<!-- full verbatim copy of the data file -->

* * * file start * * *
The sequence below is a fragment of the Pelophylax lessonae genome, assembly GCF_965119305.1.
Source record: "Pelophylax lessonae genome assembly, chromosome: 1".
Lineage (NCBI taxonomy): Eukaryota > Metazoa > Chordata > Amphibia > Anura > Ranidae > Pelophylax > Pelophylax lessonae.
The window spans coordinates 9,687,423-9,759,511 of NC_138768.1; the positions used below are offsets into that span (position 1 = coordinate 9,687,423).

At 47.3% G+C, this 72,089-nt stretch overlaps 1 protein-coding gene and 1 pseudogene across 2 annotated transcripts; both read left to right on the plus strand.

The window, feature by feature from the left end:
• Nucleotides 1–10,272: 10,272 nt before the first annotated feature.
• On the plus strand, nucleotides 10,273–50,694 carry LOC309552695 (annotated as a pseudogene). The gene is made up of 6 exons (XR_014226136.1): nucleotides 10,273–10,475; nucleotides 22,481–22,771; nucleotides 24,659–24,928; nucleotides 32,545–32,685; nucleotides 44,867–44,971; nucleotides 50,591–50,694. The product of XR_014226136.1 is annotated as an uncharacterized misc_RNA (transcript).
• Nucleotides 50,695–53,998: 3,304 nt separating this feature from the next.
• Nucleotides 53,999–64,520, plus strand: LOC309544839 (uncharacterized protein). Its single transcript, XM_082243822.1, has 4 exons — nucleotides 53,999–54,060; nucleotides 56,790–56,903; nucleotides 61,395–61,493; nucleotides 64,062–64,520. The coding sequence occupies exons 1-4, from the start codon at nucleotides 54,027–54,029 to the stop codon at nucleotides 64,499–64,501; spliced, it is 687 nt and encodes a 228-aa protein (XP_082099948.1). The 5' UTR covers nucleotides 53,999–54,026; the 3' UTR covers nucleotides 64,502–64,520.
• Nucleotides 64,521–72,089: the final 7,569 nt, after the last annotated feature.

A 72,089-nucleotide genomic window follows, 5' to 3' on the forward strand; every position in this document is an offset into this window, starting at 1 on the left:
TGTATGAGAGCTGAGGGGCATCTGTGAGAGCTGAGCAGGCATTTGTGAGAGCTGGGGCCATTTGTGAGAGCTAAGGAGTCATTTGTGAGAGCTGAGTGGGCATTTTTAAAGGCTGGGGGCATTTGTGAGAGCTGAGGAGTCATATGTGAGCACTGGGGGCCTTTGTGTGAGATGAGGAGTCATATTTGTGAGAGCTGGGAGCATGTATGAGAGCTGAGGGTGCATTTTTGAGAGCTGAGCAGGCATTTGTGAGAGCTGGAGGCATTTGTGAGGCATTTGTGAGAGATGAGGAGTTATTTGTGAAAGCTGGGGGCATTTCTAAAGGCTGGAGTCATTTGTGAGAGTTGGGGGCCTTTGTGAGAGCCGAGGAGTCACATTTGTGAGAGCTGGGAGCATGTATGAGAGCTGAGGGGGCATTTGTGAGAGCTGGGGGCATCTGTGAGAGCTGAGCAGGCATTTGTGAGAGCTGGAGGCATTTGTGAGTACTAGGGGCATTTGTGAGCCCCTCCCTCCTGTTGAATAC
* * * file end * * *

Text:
The sequence below is a fragment of the Pelophylax lessonae genome, assembly GCF_965119305.1.
Source record: "Pelophylax lessonae genome assembly, chromosome: 1".
Lineage (NCBI taxonomy): Eukaryota > Metazoa > Chordata > Amphibia > Anura > Ranidae > Pelophylax > Pelophylax lessonae.
The window spans coordinates 9,687,423-9,759,511 of NC_138768.1; the positions used below are offsets into that span (position 1 = coordinate 9,687,423).

At 47.3% G+C, this 72,089-nt stretch overlaps 1 protein-coding gene and 1 pseudogene across 2 annotated transcripts; both read left to right on the plus strand.

The window, feature by feature from the left end:
• Nucleotides 1–10,272: 10,272 nt before the first annotated feature.
• On the plus strand, nucleotides 10,273–50,694 carry LOC309552695 (annotated as a pseudogene). The gene is made up of 6 exons (XR_014226136.1): nucleotides 10,273–10,475; nucleotides 22,481–22,771; nucleotides 24,659–24,928; nucleotides 32,545–32,685; nucleotides 44,867–44,971; nucleotides 50,591–50,694. The product of XR_014226136.1 is annotated as an uncharacterized misc_RNA (transcript).
• Nucleotides 50,695–53,998: 3,304 nt separating this feature from the next.
• Nucleotides 53,999–64,520, plus strand: LOC309544839 (uncharacterized protein). Its single transcript, XM_082243822.1, has 4 exons — nucleotides 53,999–54,060; nucleotides 56,790–56,903; nucleotides 61,395–61,493; nucleotides 64,062–64,520. The coding sequence occupies exons 1-4, from the start codon at nucleotides 54,027–54,029 to the stop codon at nucleotides 64,499–64,501; spliced, it is 687 nt and encodes a 228-aa protein (XP_082099948.1). The 5' UTR covers nucleotides 53,999–54,026; the 3' UTR covers nucleotides 64,502–64,520.
• Nucleotides 64,521–72,089: the final 7,569 nt, after the last annotated feature.

A 72,089-nucleotide genomic window follows, 5' to 3' on the forward strand; every position in this document is an offset into this window, starting at 1 on the left:
TGTATGAGAGCTGAGGGGCATCTGTGAGAGCTGAGCAGGCATTTGTGAGAGCTGGGGCCATTTGTGAGAGCTAAGGAGTCATTTGTGAGAGCTGAGTGGGCATTTTTAAAGGCTGGGGGCATTTGTGAGAGCTGAGGAGTCATATGTGAGCACTGGGGGCCTTTGTGTGAGATGAGGAGTCATATTTGTGAGAGCTGGGAGCATGTATGAGAGCTGAGGGTGCATTTTTGAGAGCTGAGCAGGCATTTGTGAGAGCTGGAGGCATTTGTGAGGCATTTGTGAGAGATGAGGAGTTATTTGTGAAAGCTGGGGGCATTTCTAAAGGCTGGAGTCATTTGTGAGAGTTGGGGGCCTTTGTGAGAGCCGAGGAGTCACATTTGTGAGAGCTGGGAGCATGTATGAGAGCTGAGGGGGCATTTGTGAGAGCTGGGGGCATCTGTGAGAGCTGAGCAGGCATTTGTGAGAGCTGGAGGCATTTGTGAGTACTAGGGGCATTTGTGAGCCCCTCCCTCCTGTTGAATAC